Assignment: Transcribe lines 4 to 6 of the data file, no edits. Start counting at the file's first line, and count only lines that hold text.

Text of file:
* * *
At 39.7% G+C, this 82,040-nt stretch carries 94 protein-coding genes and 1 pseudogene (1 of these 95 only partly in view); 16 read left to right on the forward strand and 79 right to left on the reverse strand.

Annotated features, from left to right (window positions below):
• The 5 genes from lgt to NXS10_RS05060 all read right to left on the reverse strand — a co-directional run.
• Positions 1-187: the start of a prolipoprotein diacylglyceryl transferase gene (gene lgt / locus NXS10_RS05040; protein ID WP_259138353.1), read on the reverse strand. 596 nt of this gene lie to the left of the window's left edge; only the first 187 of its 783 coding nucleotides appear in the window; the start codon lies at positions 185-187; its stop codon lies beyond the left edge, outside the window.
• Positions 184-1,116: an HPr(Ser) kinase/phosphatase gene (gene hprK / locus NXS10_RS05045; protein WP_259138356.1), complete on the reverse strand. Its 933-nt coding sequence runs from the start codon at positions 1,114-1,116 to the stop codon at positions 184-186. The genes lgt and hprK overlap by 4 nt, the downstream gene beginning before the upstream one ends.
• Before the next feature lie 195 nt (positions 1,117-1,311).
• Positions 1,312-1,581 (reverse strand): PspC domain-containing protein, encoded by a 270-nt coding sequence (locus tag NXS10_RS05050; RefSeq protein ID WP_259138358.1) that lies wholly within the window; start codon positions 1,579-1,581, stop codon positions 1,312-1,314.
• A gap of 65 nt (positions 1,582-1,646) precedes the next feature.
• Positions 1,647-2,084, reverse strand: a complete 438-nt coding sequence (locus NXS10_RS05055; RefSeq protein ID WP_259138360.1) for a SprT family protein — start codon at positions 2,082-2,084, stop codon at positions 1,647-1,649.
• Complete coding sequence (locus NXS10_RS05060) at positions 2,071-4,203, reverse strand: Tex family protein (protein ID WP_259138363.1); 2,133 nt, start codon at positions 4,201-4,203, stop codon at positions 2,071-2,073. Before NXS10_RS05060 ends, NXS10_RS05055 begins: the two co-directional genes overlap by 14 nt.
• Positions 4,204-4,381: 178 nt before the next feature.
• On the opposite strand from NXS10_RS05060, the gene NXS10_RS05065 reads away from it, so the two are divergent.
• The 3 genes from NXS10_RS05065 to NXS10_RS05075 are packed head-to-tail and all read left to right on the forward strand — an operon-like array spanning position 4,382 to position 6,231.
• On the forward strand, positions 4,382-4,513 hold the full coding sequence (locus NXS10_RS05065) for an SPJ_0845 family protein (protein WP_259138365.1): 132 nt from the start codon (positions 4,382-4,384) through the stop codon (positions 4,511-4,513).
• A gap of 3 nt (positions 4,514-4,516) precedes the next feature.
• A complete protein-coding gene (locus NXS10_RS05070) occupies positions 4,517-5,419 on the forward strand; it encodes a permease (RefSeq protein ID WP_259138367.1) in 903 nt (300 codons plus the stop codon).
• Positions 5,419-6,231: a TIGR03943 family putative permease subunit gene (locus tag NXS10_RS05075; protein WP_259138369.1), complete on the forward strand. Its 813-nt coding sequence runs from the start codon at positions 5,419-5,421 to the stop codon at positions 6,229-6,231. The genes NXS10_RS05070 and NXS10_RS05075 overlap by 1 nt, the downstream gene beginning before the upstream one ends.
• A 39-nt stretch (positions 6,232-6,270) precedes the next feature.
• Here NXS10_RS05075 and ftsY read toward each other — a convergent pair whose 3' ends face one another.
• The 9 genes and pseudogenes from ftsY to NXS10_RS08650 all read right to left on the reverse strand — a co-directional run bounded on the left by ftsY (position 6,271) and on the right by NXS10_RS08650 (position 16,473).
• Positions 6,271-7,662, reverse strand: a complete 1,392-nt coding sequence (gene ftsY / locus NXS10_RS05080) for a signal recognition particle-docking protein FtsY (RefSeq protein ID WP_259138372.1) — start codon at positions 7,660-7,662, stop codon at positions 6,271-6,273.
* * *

• Positions 1-187: the start of a prolipoprotein diacylglyceryl transferase gene (gene lgt / locus NXS10_RS05040; protein ID WP_259138353.1), read on the reverse strand. 596 nt of this gene lie to the left of the window's left edge; only the first 187 of its 783 coding nucleotides appear in the window; the start codon lies at positions 185-187; its stop codon lies beyond the left edge, outside the window.
• Positions 184-1,116: an HPr(Ser) kinase/phosphatase gene (gene hprK / locus NXS10_RS05045; protein WP_259138356.1), complete on the reverse strand. Its 933-nt coding sequence runs from the start codon at positions 1,114-1,116 to the stop codon at positions 184-186. The genes lgt and hprK overlap by 4 nt, the downstream gene beginning before the upstream one ends.
• Before the next feature lie 195 nt (positions 1,117-1,311).